Improving our level of happiness will be a long process, but we have got to start making it a priority before the situation deteriorates to the point of severely impacting our prosperity and our lives. The components of a plan to increase happiness must include, among other things, improving job security, making the workplace more enjoyable, and improving the work-life balance. We may never totally self-destruct economically because of the sheer size of the U.S. market, but that is no reason to ignore the situation.

I had a conversation with a Swedish citizen recently who, based on what he's witnessed in the news media, characterized Americans as "grumpy people." I have to admit that it was difficult to argue with him.

The Declaration of Independence states that the pursuit of happiness is an unalienable right. This does not mean, however, that it is guaranteed. That part is left up to us.


Anonymous said...

What is happy? Is that a state of mind, a feeling and/or something else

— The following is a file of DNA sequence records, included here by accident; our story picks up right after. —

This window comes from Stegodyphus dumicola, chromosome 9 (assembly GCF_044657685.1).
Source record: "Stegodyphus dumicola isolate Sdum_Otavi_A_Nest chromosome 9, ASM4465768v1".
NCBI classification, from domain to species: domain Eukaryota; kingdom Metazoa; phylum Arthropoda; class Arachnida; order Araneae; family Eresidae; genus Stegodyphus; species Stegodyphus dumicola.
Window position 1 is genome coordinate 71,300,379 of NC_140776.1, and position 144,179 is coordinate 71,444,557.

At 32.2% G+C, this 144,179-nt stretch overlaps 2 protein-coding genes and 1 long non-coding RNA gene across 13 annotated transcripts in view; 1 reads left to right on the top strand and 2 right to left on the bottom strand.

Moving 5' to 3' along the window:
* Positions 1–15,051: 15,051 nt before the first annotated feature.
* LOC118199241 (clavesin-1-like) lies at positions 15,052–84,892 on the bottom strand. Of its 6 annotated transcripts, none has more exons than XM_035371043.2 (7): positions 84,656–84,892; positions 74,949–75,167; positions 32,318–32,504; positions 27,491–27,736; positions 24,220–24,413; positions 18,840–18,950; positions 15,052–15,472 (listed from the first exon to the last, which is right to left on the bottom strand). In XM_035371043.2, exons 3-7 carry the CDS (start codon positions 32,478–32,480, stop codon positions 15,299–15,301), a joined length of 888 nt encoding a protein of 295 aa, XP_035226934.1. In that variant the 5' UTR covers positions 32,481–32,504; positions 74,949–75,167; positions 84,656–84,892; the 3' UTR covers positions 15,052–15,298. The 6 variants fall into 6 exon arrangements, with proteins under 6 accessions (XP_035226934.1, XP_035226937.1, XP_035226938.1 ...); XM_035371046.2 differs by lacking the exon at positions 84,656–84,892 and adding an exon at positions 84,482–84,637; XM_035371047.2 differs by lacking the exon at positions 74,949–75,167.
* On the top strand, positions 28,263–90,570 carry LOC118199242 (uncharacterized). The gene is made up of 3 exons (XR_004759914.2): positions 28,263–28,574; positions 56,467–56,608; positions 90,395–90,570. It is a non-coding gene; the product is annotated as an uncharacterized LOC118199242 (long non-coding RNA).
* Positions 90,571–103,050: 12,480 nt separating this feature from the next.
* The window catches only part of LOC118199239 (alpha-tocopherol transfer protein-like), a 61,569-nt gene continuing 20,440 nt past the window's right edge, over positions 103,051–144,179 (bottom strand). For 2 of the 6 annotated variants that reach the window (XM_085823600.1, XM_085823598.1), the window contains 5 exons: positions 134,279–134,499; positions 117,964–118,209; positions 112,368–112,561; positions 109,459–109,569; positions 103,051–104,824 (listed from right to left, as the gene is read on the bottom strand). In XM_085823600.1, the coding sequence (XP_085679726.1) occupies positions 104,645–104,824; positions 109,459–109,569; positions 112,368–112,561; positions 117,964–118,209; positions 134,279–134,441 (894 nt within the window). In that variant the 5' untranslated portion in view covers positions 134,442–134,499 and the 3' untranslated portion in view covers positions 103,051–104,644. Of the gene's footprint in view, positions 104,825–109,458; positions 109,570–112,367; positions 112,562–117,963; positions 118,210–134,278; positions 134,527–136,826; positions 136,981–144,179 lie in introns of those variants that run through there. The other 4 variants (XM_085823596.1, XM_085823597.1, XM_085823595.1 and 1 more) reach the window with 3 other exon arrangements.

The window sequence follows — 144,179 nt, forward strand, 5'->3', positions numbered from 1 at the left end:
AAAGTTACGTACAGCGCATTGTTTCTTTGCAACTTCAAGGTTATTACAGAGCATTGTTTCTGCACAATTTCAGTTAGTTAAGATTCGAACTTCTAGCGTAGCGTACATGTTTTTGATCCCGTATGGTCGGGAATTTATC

Can happiness be defined?

Anonymous said...

Dude, I don't know how to feel about this blog. First of all, answers to "are you happy?" vary a lot according to the culture of the respondent's culture - positive outlook is also a learned thing, not just a sum of one's envinroment. The relative success and wealth of Americans compared to other nations is also discussed - does that really matter? Compare the Walkman to the iPod - 20 years, a lot of concrete improvement, but relatively the situation remains - Europeans have Nanos, rest of world listens to FM radio. In the fifties some Italians still lived in caves (or homes dug in dirt). You can find happy 3rd world citizens who own a pair of flip flops and a sheet of metal. Poor Americans are dirt rich - scrap that - poor Americans who work in or are laid off from an office are dirt rich. You also have real poor people back there, right, I acknowledge that. But if you have a keyboard to write a blog on, you're in the wealthiest 5% of the human population and you have relatively little to worry about. You have something to eat for the next 6 months and you never have had to cut on thinking about f*cking. That's the hierarchy. If you run out of money, you'll ask for some from your papa. You have never even consider giving up your Grand AM that gets you all that sweet [--insert preferred genitalia--].

Also, I find that reducing the problems to just the work place is problematic at least. Is that really all that has changed? Work sucks and it always has. Ask your father.